Our graphics card recommendations are based on our own benchmarks and testing, as well as research into the reviews and testing done by other sites. Along with Maximum PC, we have benchmark data for the complete range of Nvidia and AMD graphics cards, including the GTX 1000/900 series and AMD RX 400/R9 300 and R9 Fury/Nano cards. We've previously looked at earlier cards like the R9 200 and GTX 700, though we've stopped testing those with newer releases. Basically, subtract about 10 points from the model number for each generation, so GTX 770 is roughly equal to a GTX 960, or the still older GTX 680. (No, that's not a perfect estimate, but it's at least relatively close; some models do better than others.)
What makes the best graphics card? For PC gamers, it's a balance of price and performance. The graphics card must be able to run demanding games at high framerates and settings, with 1920x1080 being the most common resolution. However, we also test at 2560x1440 and 4K, which are becoming increasingly popular choices, particularly at the high-end. The best graphics card shouldn't cost more than other cards with comparable performance, and the card should be fast enough to still perform respectably two years later, even if it can't run everything at max settings.
Graphics performance isn't the only consideration. The quality of game drivers and other features supported by the card are important. The card's noise level, power draw, and temperature matter, too. Thankfully, nearly all of the cards run fairly quiet, even under load, and temperatures are within the acceptable range as well—though Nvidia still has an advantage when it comes to power.
From a high level, we tested each card on a high-end PC (4.2GHz overclocked i7-5930K), at 1080p medium, 1080p ultra, 1440p ultra, and 4K with ultra/high settings (depending on the game). We include results from fifteen games, mostly newer releases, using the 'best' API for each GPU on each game. That means low-level APIs are mostly used for AMD cards, while DX12/Vulkan are only used in certain games for Nvidia cards.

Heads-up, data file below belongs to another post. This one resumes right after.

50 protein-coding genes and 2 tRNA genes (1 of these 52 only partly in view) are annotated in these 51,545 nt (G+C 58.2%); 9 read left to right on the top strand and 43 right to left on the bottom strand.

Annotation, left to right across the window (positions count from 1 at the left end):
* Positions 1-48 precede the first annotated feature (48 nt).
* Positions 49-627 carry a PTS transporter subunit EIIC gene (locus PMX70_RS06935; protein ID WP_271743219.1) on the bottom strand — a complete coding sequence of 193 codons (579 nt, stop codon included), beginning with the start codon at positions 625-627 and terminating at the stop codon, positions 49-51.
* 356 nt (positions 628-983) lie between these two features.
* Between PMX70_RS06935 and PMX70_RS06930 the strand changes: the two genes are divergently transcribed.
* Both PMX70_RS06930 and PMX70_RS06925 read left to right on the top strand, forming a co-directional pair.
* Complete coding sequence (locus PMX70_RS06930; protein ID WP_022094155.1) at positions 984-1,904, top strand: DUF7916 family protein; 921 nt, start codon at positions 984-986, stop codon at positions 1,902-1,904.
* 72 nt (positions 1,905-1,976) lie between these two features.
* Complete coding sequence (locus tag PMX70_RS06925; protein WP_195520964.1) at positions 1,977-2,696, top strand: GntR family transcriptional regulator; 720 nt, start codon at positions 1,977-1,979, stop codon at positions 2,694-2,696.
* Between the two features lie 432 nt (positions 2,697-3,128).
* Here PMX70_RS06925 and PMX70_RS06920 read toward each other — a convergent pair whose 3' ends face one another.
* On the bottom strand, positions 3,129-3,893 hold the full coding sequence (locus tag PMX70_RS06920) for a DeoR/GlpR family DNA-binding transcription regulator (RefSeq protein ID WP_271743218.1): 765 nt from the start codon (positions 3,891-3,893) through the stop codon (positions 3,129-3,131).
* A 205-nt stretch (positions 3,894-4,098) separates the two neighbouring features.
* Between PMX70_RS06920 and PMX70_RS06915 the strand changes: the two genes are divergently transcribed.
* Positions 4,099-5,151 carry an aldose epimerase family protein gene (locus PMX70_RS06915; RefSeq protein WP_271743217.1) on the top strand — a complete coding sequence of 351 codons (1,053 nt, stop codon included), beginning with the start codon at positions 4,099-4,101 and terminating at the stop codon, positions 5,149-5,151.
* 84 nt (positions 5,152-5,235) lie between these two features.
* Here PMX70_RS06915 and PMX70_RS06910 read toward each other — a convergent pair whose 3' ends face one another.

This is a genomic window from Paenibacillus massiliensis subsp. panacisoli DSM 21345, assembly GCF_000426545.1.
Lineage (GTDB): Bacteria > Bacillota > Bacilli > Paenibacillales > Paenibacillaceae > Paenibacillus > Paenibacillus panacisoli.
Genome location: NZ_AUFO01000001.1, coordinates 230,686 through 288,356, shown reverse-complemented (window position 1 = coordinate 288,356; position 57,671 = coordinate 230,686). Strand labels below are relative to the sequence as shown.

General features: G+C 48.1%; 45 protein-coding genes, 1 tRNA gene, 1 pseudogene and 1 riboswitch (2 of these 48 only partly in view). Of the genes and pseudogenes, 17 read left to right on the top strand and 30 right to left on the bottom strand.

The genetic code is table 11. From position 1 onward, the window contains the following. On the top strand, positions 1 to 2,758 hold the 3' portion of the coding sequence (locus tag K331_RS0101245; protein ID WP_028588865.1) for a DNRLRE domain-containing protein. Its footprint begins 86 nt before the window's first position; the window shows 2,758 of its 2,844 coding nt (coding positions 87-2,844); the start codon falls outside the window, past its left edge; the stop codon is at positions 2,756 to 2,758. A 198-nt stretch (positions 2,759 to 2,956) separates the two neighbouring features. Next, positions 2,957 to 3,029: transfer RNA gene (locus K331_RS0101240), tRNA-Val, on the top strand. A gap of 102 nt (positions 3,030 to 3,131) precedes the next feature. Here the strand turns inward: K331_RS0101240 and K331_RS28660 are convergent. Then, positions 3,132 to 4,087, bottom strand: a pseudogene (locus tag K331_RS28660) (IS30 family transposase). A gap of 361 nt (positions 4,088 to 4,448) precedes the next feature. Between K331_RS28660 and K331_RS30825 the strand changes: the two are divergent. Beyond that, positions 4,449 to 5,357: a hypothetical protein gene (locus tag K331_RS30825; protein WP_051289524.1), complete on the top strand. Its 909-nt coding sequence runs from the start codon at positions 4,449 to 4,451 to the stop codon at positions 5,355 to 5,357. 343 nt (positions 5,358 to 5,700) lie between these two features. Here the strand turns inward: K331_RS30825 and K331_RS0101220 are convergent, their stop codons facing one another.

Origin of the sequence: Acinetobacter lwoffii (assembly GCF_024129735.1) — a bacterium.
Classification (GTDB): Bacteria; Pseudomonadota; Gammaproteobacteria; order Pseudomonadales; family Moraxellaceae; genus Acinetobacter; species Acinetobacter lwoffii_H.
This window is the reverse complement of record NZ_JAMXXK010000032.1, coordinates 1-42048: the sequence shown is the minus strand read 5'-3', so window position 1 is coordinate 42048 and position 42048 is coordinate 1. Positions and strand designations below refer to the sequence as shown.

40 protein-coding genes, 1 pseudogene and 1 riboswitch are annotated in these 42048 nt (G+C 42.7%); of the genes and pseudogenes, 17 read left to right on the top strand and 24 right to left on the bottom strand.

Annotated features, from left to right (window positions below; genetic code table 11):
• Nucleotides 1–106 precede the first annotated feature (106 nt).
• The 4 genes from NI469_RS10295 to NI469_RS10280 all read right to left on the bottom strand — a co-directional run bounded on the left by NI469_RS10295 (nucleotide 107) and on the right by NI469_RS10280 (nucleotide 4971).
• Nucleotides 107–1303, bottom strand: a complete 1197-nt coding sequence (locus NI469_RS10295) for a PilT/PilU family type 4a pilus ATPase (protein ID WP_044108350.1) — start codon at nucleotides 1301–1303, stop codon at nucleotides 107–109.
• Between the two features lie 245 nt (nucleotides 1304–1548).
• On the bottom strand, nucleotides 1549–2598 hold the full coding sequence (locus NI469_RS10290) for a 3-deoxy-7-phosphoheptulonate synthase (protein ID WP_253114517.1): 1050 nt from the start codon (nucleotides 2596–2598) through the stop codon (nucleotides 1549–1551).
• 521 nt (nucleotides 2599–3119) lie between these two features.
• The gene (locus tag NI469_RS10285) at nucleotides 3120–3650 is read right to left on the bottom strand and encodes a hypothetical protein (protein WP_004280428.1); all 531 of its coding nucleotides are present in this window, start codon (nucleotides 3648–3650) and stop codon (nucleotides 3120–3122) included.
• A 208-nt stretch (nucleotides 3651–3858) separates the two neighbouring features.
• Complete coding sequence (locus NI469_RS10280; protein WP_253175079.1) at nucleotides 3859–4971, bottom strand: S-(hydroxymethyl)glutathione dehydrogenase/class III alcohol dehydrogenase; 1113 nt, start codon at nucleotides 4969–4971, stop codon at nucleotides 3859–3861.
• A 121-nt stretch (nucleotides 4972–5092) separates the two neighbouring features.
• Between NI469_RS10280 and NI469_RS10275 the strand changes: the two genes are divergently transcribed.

Here's how the cards stack up in terms of average and minimum frame rates across these games. You can see individual game charts including most of these GPUs in our GTX 1050 Ti review.
The Nvidia GTX 1080 Ti, GTX 1080, and GTX 1070 are the three fastest graphics cards, often by a rather large margin. The RX 570/580 and GTX 1060 3GB/6GB deliver good performance as well, though the current value proposition for AMD GPUs is severely warped thanks to Bitcoin/Ethereum.
For those who can't afford to spend that much money, the bottom of the chart still holds some compelling options, but right now it's difficult to recommend most midrange cards. Here's a different look at all of the cards we tested, this time rating them in terms of value—FPS for money spent. (Note: I've included 'used' pricing on some of the older cards, like Nvidia's 900 series and AMD's 300 series.)
Other than the RX 460 (and 560 if I were to test it), you can see the problem with AMD supply/demand right now. The top of the value charts are dominated by Nvidia GPUs, and even the 1080 Ti represents a better 'value' than some of the popular mining cards like the RX 480. Ouch.
These charts have changed radically since earlier this year, where the 470/480, 570/580, and 1060 3GB/6GB were near the top of the charts. Give it time, and they'll likely return to that spot (assuming a newer GPU doesn't supplant them).
Just remember that while value is important, the above charts show a skewed view of things. FPS per dollar/pound sounds like a reasonable measurement, but you also need to consider your current hardware, and how much performance you really want. If you're looking to game on a 1440p display, the excellent 'value' of a GTX 1060 3GB doesn't matter much when it typically falls well short of 60 fps.
Wrapping it up
Looking forward, the computer graphics world is a fast-changing field, and AMD's RX Vega is finally set to appear next month. It will be the first truly top-tier AMD GPU since the R9 Fury X launched in 2015, though we still need to see how it performs.
If you find your current system isn't keeping up with the gaming times, look at the performance charts and decide how far up the ladder you're looking to climb, then buy accordingly. Those who already own an R9 300 or GTX 900 series card should be safe for the time being, and while games continue to push for new levels of performance, tuning a few settings should keep most graphics cards viable for at least a few years.